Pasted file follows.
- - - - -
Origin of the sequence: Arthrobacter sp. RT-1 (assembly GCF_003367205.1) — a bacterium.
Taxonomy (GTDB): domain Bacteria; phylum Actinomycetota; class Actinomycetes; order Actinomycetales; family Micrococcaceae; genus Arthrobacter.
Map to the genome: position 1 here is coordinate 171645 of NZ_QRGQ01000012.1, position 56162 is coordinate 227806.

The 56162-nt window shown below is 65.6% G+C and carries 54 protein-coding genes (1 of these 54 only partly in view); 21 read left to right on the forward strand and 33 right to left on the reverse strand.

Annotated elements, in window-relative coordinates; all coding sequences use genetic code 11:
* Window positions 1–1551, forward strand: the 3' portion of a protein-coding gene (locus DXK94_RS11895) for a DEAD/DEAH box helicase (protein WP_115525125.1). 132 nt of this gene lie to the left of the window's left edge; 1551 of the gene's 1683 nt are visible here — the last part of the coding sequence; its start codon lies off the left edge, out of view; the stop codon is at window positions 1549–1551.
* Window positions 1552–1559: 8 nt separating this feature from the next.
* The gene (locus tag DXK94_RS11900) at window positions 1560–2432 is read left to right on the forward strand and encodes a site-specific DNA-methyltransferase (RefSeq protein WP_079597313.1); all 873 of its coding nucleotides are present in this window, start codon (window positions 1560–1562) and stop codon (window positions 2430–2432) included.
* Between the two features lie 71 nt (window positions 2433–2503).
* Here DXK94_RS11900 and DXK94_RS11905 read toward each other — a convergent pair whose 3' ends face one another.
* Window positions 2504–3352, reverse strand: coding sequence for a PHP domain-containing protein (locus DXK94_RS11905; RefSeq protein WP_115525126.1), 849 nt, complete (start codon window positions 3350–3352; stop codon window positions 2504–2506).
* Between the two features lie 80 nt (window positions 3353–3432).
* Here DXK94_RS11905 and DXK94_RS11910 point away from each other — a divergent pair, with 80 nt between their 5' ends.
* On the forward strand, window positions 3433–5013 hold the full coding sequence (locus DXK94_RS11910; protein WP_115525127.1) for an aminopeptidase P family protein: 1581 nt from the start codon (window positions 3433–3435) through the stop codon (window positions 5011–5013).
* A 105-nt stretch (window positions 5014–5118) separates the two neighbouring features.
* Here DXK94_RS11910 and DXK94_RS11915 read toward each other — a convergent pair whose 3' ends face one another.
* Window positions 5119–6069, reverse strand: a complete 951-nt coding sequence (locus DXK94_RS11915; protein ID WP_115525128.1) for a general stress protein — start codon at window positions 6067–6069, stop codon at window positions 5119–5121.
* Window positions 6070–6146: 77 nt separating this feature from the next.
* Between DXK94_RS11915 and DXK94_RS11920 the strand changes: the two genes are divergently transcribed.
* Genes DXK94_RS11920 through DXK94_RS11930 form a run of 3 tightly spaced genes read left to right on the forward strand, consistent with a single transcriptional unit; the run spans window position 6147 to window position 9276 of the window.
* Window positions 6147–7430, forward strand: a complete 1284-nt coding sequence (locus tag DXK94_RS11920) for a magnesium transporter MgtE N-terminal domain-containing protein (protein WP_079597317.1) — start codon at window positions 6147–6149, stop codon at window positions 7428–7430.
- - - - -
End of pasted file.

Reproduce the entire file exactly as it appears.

Origin of the sequence: Arthrobacter sp. RT-1 (assembly GCF_003367205.1) — a bacterium.
Taxonomy (GTDB): domain Bacteria; phylum Actinomycetota; class Actinomycetes; order Actinomycetales; family Micrococcaceae; genus Arthrobacter.
Map to the genome: position 1 here is coordinate 171645 of NZ_QRGQ01000012.1, position 56162 is coordinate 227806.

The 56162-nt window shown below is 65.6% G+C and carries 54 protein-coding genes (1 of these 54 only partly in view); 21 read left to right on the forward strand and 33 right to left on the reverse strand.

Annotated elements, in window-relative coordinates; all coding sequences use genetic code 11:
* Window positions 1–1551, forward strand: the 3' portion of a protein-coding gene (locus DXK94_RS11895) for a DEAD/DEAH box helicase (protein WP_115525125.1). 132 nt of this gene lie to the left of the window's left edge; 1551 of the gene's 1683 nt are visible here — the last part of the coding sequence; its start codon lies off the left edge, out of view; the stop codon is at window positions 1549–1551.
* Window positions 1552–1559: 8 nt separating this feature from the next.
* The gene (locus tag DXK94_RS11900) at window positions 1560–2432 is read left to right on the forward strand and encodes a site-specific DNA-methyltransferase (RefSeq protein WP_079597313.1); all 873 of its coding nucleotides are present in this window, start codon (window positions 1560–1562) and stop codon (window positions 2430–2432) included.
* Between the two features lie 71 nt (window positions 2433–2503).
* Here DXK94_RS11900 and DXK94_RS11905 read toward each other — a convergent pair whose 3' ends face one another.
* Window positions 2504–3352, reverse strand: coding sequence for a PHP domain-containing protein (locus DXK94_RS11905; RefSeq protein WP_115525126.1), 849 nt, complete (start codon window positions 3350–3352; stop codon window positions 2504–2506).
* Between the two features lie 80 nt (window positions 3353–3432).
* Here DXK94_RS11905 and DXK94_RS11910 point away from each other — a divergent pair, with 80 nt between their 5' ends.
* On the forward strand, window positions 3433–5013 hold the full coding sequence (locus DXK94_RS11910; protein WP_115525127.1) for an aminopeptidase P family protein: 1581 nt from the start codon (window positions 3433–3435) through the stop codon (window positions 5011–5013).
* A 105-nt stretch (window positions 5014–5118) separates the two neighbouring features.
* Here DXK94_RS11910 and DXK94_RS11915 read toward each other — a convergent pair whose 3' ends face one another.
* Window positions 5119–6069, reverse strand: a complete 951-nt coding sequence (locus DXK94_RS11915; protein ID WP_115525128.1) for a general stress protein — start codon at window positions 6067–6069, stop codon at window positions 5119–5121.
* Window positions 6070–6146: 77 nt separating this feature from the next.
* Between DXK94_RS11915 and DXK94_RS11920 the strand changes: the two genes are divergently transcribed.
* Genes DXK94_RS11920 through DXK94_RS11930 form a run of 3 tightly spaced genes read left to right on the forward strand, consistent with a single transcriptional unit; the run spans window position 6147 to window position 9276 of the window.
* Window positions 6147–7430, forward strand: a complete 1284-nt coding sequence (locus tag DXK94_RS11920) for a magnesium transporter MgtE N-terminal domain-containing protein (protein WP_079597317.1) — start codon at window positions 6147–6149, stop codon at window positions 7428–7430.